__________________
Sailingdog

To view links or images in signatures your post count must be 10 or greater. You currently have 0 posts.

Telstar 28
New England

You know what the first rule of sailing is? ...Love. You can learn all the math in the 'verse, but you take
a boat to the sea you don't love, she'll shake you off just as sure as the turning of the worlds. Love keeps
her going when she oughta fall down, tells you she's hurting 'fore she keens. Makes her a home.

—Cpt. Mal Reynolds, Serenity (edited)

If you're new to the Sailnet Forums... please read this
To view links or images in signatures your post count must be 10 or greater. You currently have 0 posts.
.

Still—DON'T READ THAT POST AGAIN.
Reply With Quote Share with Facebook
  #3  
Old 05-12-2007
hellosailor's Avatar
Plausible Deniability
 
Join Date: Apr 2006
Posts: 10,625
Thanks: 2
Thanked 89 Times in 87 Posts
Rep Power: 10
hellosailor has a spectacular aura about hellosailor has a spectacular aura about
Paul, even a fuzzy cell phone photo would help. It sounds like you are talking about a skeg-hung rudder, meaning the from edge of the rudder is hinged onto something in front of it, another board or the stern of the boat.

Depending on the damage, it is possible to dry wood out and inject epoxy penetrant to stregnthen it, but if the wood is damp and the damage is large you'd probably be safer replacing a critical part--like a rudder mount.

"Marine" materials are best for this, either marine ply (which is particularly dense and solid with no voids) or fiberglass are typical. Aluminum plates would be a bad choice since aluminum easily has galvanic problems in the wet.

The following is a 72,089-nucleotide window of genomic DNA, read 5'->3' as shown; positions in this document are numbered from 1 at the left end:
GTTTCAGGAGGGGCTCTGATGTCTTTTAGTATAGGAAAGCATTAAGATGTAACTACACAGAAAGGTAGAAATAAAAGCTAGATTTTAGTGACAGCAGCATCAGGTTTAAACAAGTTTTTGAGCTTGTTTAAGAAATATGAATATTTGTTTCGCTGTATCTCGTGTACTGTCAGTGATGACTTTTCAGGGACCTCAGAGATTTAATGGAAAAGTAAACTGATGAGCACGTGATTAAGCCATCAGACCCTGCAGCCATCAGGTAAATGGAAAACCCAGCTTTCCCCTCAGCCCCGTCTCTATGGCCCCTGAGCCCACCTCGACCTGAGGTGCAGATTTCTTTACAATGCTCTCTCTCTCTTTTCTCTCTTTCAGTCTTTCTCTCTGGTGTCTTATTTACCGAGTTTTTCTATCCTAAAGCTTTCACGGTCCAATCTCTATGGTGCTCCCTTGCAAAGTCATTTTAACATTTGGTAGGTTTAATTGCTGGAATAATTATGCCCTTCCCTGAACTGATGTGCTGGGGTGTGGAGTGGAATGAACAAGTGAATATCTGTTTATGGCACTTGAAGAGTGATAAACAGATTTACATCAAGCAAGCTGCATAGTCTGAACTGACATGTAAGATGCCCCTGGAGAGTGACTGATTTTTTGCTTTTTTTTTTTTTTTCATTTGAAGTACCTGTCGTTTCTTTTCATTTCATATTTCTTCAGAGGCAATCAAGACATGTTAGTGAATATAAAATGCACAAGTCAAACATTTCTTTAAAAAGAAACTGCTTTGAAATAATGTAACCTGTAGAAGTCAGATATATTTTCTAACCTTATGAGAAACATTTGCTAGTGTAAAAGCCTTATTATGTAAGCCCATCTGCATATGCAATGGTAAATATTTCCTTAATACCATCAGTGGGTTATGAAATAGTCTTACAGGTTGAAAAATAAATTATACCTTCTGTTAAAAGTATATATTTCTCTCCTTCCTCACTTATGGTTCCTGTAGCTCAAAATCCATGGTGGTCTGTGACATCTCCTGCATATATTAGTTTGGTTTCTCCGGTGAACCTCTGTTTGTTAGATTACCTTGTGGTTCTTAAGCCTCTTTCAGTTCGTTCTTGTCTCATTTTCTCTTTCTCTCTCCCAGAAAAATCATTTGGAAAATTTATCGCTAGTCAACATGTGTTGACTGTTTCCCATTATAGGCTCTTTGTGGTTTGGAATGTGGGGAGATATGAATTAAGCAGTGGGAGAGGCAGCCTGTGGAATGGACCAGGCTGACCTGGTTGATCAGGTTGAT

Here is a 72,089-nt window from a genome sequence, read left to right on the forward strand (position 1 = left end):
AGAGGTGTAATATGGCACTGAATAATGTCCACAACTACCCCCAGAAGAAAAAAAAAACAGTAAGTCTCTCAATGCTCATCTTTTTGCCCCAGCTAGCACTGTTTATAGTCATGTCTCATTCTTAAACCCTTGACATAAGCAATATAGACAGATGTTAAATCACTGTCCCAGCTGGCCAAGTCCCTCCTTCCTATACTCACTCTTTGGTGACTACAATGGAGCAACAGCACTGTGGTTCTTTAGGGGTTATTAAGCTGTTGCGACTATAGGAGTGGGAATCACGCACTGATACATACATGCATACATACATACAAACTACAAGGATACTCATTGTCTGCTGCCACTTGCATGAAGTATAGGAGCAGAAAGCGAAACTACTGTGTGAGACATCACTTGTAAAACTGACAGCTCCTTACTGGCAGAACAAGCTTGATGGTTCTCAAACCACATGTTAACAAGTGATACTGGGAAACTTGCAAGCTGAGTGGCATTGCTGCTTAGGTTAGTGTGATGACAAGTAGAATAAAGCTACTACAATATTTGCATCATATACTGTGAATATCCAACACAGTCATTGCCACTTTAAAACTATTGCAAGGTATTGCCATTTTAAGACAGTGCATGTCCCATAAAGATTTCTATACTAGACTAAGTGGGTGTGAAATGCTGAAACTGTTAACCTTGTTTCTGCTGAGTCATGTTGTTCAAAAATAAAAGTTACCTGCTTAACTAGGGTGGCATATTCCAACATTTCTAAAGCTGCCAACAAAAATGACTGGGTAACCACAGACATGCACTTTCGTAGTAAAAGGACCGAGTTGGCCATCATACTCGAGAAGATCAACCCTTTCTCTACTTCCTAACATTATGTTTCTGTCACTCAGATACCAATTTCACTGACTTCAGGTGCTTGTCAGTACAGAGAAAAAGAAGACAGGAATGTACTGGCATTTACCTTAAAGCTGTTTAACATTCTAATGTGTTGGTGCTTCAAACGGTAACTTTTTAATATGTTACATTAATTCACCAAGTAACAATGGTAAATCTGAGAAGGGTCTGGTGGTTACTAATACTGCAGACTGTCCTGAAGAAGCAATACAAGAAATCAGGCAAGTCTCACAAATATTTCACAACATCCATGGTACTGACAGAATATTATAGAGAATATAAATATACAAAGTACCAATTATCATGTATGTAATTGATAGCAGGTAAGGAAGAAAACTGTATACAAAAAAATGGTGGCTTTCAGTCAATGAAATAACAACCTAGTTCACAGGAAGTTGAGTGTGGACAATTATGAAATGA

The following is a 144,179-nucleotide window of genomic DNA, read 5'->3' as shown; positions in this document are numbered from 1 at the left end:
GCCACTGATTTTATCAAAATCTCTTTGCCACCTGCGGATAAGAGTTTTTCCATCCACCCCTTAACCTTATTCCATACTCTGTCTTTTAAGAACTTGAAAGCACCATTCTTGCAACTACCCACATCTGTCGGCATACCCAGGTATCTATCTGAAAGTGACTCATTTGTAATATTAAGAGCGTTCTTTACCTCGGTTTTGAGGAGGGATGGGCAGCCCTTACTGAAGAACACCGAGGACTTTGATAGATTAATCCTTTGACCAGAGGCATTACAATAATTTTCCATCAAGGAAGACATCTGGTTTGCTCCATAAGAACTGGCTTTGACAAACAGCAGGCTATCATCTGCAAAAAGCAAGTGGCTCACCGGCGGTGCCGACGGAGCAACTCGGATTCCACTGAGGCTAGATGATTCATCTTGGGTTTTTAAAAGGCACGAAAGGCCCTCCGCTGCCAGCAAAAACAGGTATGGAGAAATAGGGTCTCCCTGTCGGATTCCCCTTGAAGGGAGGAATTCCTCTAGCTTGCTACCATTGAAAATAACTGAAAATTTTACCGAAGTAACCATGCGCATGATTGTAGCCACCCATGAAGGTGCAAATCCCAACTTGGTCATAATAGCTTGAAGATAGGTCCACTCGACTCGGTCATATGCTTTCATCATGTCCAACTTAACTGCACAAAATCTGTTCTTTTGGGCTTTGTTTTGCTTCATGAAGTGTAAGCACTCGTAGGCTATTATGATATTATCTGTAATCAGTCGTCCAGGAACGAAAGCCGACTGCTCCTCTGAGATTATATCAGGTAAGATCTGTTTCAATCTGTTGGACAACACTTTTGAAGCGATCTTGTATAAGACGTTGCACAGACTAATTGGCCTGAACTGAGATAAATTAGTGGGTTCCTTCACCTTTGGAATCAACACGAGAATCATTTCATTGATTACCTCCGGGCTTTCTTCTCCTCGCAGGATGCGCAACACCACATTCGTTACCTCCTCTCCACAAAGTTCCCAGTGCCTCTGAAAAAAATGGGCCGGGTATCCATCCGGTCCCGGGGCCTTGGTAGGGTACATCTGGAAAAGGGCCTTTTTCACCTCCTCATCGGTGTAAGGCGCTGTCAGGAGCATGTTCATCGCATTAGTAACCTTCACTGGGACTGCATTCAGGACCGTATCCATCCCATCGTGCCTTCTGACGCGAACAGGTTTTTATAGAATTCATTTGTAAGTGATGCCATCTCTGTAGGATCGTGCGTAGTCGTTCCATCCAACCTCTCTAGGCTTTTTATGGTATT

Reply With Quote Share with Facebook
  #4  
Old 05-13-2007
Freesail99's Avatar
Senior Member
 
Join Date: Feb 2006
Location: New Jersey
Posts: 4,507
Thanks: 0
Thanked 0 Times in 0 Posts
Rep Power: 9
Freesail99 will become famous soon enough
Send a message via Yahoo to Freesail99
I will take some pictures today, as I didn't have my camera yesterday. This is the board the rudder shaft hangs from. In my boat this board is 2 x 10 x 79. it is fiberglass ( tabbed ) into the stern on 4 sides. I will post some pictures late this afternoon, thanks.
__________________
S/V Scheherazade
-----------------------
I had a dream, I was sailing, I was happy, I was even smiling. Then I looked down and saw that I was on a multi-hull and woke up suddenly in a cold sweat.
To view links or images in signatures your post count must be 10 or greater. You currently have 0 posts.
Reply With Quote Share with Facebook
  #5  
Old 05-20-2007
Freesail99's Avatar
Senior Member
 
Join Date: Feb 2006
Location: New Jersey
Posts: 4,507
Thanks: 0
Thanked 0 Times in 0 Posts
Rep Power: 9